The “As Found”, introduced as interdisciplinary movement by the Smithsons also increased attention on the existing, opening a field in between art and science, based on observation and reflection of the world as experienced. It departs from a spontaneous, unconscious, practical approach to space as inspiration and elaborates a theoretical background through its aesthetic reflection. Art in this sense doesn’t mean the actual production of an artwork, but aims at an art of thinking and doing, which reaches much further than the basics of design (Bürkele 2012), often understood as aesthetical interpretation but also being a creative and active doing.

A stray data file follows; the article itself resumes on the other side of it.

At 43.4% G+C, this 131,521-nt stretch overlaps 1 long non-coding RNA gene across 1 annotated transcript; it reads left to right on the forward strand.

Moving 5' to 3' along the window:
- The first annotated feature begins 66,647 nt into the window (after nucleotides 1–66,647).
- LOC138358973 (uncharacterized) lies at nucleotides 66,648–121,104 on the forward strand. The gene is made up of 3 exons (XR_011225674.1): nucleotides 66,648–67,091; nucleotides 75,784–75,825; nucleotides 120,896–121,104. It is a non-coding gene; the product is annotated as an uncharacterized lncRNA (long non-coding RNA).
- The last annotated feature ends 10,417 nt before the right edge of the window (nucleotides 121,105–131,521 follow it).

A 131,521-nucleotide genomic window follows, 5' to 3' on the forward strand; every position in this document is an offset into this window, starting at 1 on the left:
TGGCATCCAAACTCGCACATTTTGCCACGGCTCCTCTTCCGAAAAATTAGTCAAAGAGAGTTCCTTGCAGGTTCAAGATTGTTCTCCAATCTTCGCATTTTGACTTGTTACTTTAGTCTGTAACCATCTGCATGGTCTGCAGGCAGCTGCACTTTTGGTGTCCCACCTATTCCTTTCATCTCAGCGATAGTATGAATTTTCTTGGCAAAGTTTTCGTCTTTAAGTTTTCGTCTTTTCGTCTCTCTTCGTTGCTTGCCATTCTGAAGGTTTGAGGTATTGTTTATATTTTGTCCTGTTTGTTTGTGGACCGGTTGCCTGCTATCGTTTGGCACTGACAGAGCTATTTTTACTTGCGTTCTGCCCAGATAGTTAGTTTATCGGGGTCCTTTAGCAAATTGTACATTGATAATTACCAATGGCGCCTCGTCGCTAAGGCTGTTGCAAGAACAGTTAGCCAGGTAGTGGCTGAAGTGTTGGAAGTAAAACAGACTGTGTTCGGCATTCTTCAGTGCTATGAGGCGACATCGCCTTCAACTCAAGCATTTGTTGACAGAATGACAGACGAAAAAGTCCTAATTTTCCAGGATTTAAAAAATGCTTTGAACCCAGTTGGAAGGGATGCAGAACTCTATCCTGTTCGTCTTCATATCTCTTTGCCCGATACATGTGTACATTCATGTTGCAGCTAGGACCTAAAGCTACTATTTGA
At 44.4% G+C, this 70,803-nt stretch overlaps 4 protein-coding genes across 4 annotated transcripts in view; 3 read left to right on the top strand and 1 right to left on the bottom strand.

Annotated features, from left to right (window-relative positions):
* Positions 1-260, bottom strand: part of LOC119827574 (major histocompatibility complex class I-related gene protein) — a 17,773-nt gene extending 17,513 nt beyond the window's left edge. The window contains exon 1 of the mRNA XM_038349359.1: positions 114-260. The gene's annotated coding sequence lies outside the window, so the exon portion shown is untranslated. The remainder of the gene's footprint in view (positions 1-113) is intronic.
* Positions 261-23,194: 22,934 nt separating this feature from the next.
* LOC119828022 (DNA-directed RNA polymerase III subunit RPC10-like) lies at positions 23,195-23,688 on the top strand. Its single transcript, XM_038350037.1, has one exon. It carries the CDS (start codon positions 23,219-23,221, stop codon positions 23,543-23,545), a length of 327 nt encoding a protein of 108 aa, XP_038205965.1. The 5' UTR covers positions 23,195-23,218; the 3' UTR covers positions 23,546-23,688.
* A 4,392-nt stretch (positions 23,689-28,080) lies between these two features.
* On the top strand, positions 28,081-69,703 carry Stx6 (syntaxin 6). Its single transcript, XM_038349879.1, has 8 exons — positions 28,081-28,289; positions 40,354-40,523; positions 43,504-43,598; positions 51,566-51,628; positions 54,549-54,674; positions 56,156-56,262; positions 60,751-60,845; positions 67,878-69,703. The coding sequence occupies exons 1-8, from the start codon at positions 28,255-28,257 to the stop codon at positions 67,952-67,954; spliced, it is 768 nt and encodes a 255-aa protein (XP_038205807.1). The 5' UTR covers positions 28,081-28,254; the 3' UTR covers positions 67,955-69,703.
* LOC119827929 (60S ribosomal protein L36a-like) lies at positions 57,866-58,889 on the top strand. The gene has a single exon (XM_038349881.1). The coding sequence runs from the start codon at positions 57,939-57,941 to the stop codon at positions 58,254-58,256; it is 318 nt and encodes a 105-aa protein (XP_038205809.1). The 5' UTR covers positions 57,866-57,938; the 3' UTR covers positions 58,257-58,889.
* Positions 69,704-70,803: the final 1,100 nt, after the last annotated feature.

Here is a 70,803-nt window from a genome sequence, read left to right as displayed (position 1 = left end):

Working with «open-ended and socially engaged approaches» (Dodd 2019 p.11) and sensory methods like experimental film to visualize the tangible and intangible through an experimental approach creates textual interpretations of the space´s capacities, the subjectively perceived and qualitative values as transformability, cultural capacity or atmosphere. This is important to “see” the potential of sharing a living environment where diverse knowledge is collected (Julien 2016), and shared as fundamental education – which is the opposite of the idea of social distancing.